Sword of Vengeance (film)
|Sword of Vengeance|
|Directed by||Jim Weedon|
|Written by||Julian Unthank|
|Story by||Matthew Read|
|Music by||Stephen Hilton|
|Edited by||Tommy Boulding|
|Distributed by||Protagonist Pictures|
Sword of Vengeance (Serbian: Mač osvete) is a 2014 British-Serbian historical action film directed by Jim Weedon, his first feature film, and starring Stanley Weber, Annabelle Wallis, and Ed Skrein. Weedon's action sequences, and the overall look of the film, were inspired by samurai films. While the action sequences and Weber's performance were reasonably well received by critics, most felt the film's dialogue and overall story were subpar, with the caveat that aficionados of the genre would appreciate it far more.
In Northern England, about 1089, some twenty years after the genocidal "Harrowing" (the Harrying of the North ordered by William the Conqueror to quell a series of rebellions), a former slave and Norman princeling has taken the name Shadow Walker (Stanley Weber) upon returning to his father's former lands. There the earl Durant (Karel Roden) rules as a despot with his equally cruel sons Lord Artus (Gianni Giardinelli) and Lord Romain (Edward Akrout).
Shadow Walker makes common cause with and rallies a large band of exiled rebel Anglo-Saxon farmers led by Anna (Annabelle Wallis). Durant is his treacherous uncle, who murdered his own brother and usurped the power of the earldom, his nephew's birthright. One way or another, the question will be decided through battle.
- Stanley Weber • Shadow Walker
- Annabelle Wallis • Anna
- Ed Skrein • Treden
- Dave Legeno • Osgar
- Karel Roden • Durant
- Edward Akrout • Romain
- Gianni Giardinelli • Artus
- Peter J. Chaffey • Lucan
- Nenad Pecinar • Kenway
- Milica Jevtic • Udela
- Misa Beric • Marin
- Vid Krkeljic • Wann
- Vahidin Prelic • Pestilence
Genre and influences
Sword of Vengeance is influenced by samurai films and the Hollywood western movies and spaghetti westerns which evolved from them. Director Jim Weedon has been a fan of the chambara style from childhood: "I was intrigued with the idea of creating a medieval world that tonally sat within this style. Immediately we gave the film a very distinct and unexpected look and style." The influence of chambara is particularly evident in the choreography of the sword fights:
Often when watching medieval sword fights they become tedious, clumsy and dull. Whereas the samurai films with their shorter swords lent themselves to... much faster and action orientated aspects in any given fight sequence... I was constantly looking for quick kills, sword slices that were hard and fast for the visual impact and to give us the energy and excitement of the battles as the heroes cut through cipher after cipher.
Sword of Vengeance was produced by Vertigo Films and Red Production, "which has a long tradition of cooperation with foreign productions". Vertigo producer Huberta Von Liel noted that except for a few leading actors, the director, and the director of photography, everyone else involved, about 150 cast and crew, were from Serbia.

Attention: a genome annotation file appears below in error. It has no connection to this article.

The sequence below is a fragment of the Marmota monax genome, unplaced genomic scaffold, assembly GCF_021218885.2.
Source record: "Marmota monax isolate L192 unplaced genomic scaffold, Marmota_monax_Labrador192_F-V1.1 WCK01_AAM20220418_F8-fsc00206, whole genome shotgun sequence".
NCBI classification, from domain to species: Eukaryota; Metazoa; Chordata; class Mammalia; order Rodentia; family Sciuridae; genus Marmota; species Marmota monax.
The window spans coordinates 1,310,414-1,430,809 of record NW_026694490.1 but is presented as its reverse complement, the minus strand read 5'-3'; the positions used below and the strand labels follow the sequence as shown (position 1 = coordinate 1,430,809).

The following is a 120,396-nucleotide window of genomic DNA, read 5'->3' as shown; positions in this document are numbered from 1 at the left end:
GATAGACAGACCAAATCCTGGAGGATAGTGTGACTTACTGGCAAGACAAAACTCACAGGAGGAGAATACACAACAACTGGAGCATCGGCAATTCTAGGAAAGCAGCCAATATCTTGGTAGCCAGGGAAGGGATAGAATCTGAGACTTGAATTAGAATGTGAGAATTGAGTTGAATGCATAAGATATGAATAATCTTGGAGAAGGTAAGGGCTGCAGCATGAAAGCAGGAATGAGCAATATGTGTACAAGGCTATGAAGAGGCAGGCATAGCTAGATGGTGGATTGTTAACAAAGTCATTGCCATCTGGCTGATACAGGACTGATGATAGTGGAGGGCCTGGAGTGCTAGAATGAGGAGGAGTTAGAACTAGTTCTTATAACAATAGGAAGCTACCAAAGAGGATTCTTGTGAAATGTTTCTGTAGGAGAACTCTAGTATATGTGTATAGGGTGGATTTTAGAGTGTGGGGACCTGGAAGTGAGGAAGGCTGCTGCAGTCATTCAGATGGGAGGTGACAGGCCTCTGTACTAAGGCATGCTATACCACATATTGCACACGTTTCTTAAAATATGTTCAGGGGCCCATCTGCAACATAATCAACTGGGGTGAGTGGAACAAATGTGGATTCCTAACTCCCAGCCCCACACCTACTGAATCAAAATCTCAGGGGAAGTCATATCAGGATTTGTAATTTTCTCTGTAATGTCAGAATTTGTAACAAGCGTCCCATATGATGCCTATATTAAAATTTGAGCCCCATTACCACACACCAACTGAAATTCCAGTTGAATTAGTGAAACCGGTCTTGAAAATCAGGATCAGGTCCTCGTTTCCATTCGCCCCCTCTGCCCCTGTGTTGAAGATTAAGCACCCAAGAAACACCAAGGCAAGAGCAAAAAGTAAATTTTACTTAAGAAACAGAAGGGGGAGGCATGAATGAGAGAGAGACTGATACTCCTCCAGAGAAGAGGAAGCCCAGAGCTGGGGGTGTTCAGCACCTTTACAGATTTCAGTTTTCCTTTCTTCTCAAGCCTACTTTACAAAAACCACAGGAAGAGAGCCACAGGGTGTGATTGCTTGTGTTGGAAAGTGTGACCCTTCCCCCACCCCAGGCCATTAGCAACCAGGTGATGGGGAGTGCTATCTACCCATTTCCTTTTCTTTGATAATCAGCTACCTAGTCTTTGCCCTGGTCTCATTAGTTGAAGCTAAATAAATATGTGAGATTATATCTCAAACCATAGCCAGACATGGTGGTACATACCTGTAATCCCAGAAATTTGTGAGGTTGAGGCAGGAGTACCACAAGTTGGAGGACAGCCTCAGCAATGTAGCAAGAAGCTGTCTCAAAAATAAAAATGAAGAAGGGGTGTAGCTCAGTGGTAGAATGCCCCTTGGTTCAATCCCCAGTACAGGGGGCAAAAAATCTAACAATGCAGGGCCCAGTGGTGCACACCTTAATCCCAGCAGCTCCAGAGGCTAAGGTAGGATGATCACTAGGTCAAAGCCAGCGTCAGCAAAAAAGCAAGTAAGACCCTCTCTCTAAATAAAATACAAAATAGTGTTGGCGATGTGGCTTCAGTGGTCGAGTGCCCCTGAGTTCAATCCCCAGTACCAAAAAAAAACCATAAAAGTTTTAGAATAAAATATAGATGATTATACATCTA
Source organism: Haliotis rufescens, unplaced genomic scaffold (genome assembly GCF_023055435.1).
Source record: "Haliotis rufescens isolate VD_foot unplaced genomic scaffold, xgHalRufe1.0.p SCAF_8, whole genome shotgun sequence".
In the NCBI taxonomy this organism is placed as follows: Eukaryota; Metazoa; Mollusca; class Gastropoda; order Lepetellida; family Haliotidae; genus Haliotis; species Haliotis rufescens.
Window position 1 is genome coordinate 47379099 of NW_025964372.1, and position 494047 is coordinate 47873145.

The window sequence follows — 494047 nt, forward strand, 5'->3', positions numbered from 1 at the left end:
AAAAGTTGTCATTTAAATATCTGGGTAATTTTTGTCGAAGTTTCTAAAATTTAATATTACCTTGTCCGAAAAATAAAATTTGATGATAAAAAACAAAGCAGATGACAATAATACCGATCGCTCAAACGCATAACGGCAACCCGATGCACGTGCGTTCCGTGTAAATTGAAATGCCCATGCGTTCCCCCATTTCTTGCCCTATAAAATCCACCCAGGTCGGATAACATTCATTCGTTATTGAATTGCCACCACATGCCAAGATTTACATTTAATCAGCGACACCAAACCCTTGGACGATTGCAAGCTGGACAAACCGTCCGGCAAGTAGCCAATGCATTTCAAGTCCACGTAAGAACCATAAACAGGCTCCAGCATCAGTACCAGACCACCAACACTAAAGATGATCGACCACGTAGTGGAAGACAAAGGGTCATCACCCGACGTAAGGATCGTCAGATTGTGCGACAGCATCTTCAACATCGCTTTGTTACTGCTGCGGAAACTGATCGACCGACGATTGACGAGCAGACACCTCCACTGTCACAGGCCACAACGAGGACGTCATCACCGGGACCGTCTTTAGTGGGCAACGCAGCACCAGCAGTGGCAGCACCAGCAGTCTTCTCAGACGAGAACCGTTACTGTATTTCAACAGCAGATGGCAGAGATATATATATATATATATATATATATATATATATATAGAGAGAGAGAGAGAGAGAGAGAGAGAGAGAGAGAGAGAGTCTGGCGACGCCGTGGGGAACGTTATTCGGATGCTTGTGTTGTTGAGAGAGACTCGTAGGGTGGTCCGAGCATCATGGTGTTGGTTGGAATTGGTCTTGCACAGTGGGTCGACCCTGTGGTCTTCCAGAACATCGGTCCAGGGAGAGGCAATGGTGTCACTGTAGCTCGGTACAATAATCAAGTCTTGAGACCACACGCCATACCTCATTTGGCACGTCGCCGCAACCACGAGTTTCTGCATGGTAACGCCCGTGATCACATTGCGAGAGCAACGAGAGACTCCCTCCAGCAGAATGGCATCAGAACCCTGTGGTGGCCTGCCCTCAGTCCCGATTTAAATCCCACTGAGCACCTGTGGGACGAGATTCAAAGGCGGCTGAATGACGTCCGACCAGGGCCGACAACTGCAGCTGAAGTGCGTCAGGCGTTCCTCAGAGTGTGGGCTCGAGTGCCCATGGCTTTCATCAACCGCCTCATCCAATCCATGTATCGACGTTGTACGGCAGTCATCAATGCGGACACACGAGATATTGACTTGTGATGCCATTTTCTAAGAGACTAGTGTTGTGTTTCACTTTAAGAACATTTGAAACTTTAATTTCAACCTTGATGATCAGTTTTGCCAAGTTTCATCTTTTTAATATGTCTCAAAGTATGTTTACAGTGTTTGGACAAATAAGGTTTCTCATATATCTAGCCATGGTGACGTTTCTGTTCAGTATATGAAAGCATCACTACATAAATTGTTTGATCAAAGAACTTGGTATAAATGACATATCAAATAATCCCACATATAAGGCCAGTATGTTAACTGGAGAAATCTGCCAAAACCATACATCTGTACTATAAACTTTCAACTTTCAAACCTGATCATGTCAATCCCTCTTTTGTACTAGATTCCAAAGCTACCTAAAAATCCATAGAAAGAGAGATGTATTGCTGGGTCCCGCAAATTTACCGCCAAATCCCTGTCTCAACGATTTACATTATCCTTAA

Jim Weedon began his career as a film editor, and was encouraged to try directing by Ridley Scott. While Sword of Vengeance was his first feature film, this was "after cutting his teeth editing music videos and television commercials." He had won awards for his previous work. Weedon was approached by Von Liel, who asked if he would be interested in making a period revenge drama: "I was incredibly interested in the opportunity but also the fact that Vertigo Films allowed me total creative control visually."
Writing and characterisation
When Julian Unthank joined the project to develop the script, he and Weedon "stripped back the dialogue to a minimum, something that was used a fair amount in the Spaghetti Westerns."
We didn't want the film to fall into the standard cinematic tropes, although the script is a basic premise of revenge we wanted the story to unfold in more unexpected prose, especially the ending. I also wanted our hero to be an antihero, rather than the man that saves the day. His character although conflicted tries to atone for his sins but it comes too late, however, his absolution from Anna in the final scene allows him to find peace and solace from his chosen path of revenge.
Aesthetically, Weedon went for what he called a "bleach bypass approach" to grading "to achieve very little colour in the film." Wardrobe was designed to be "muted," working with blues, greys and black; "the only real colour coming through is the inherent hues from the fur that the heroes wore." The film's already low colour palette was accentuated by principal photography taking place in winter, as Jennie Kermode notes; everything appears dark, the sky a "miserable grey," and the land "hard and unyielding." Weedon said he wanted the film to "look and smell of the dark ages."
Every aspect of the film from locations to clothing had to look worn, beaten and broken. I had shot some commercials in Serbia and found that they had very talented crew in all departments. Milos Djukelic had just co-produced Ironclad 2 so was ahead in terms of the requirements we needed to create this harsh and foreboding world.
Filming and editing